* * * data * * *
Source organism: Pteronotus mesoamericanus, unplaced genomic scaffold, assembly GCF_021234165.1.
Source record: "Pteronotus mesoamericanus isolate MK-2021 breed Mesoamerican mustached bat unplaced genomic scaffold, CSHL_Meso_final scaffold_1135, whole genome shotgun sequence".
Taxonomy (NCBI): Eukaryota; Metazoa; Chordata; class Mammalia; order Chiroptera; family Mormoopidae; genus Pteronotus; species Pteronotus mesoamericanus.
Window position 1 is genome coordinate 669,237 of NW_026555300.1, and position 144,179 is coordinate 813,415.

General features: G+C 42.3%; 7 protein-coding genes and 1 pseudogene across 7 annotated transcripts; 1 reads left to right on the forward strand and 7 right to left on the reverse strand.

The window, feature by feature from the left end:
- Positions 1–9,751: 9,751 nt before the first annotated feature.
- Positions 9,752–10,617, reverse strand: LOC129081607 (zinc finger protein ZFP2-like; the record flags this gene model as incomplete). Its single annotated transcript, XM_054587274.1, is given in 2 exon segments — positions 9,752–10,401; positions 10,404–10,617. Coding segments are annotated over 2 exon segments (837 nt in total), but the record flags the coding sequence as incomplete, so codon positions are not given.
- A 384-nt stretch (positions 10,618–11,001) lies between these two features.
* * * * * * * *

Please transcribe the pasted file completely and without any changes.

Source organism: Pteronotus mesoamericanus, unplaced genomic scaffold, assembly GCF_021234165.1.
Source record: "Pteronotus mesoamericanus isolate MK-2021 breed Mesoamerican mustached bat unplaced genomic scaffold, CSHL_Meso_final scaffold_1135, whole genome shotgun sequence".
Taxonomy (NCBI): Eukaryota; Metazoa; Chordata; class Mammalia; order Chiroptera; family Mormoopidae; genus Pteronotus; species Pteronotus mesoamericanus.
Window position 1 is genome coordinate 669,237 of NW_026555300.1, and position 144,179 is coordinate 813,415.

General features: G+C 42.3%; 7 protein-coding genes and 1 pseudogene across 7 annotated transcripts; 1 reads left to right on the forward strand and 7 right to left on the reverse strand.

The window, feature by feature from the left end:
- Positions 1–9,751: 9,751 nt before the first annotated feature.
- Positions 9,752–10,617, reverse strand: LOC129081607 (zinc finger protein ZFP2-like; the record flags this gene model as incomplete). Its single annotated transcript, XM_054587274.1, is given in 2 exon segments — positions 9,752–10,401; positions 10,404–10,617. Coding segments are annotated over 2 exon segments (837 nt in total), but the record flags the coding sequence as incomplete, so codon positions are not given.
- A 384-nt stretch (positions 10,618–11,001) lies between these two features.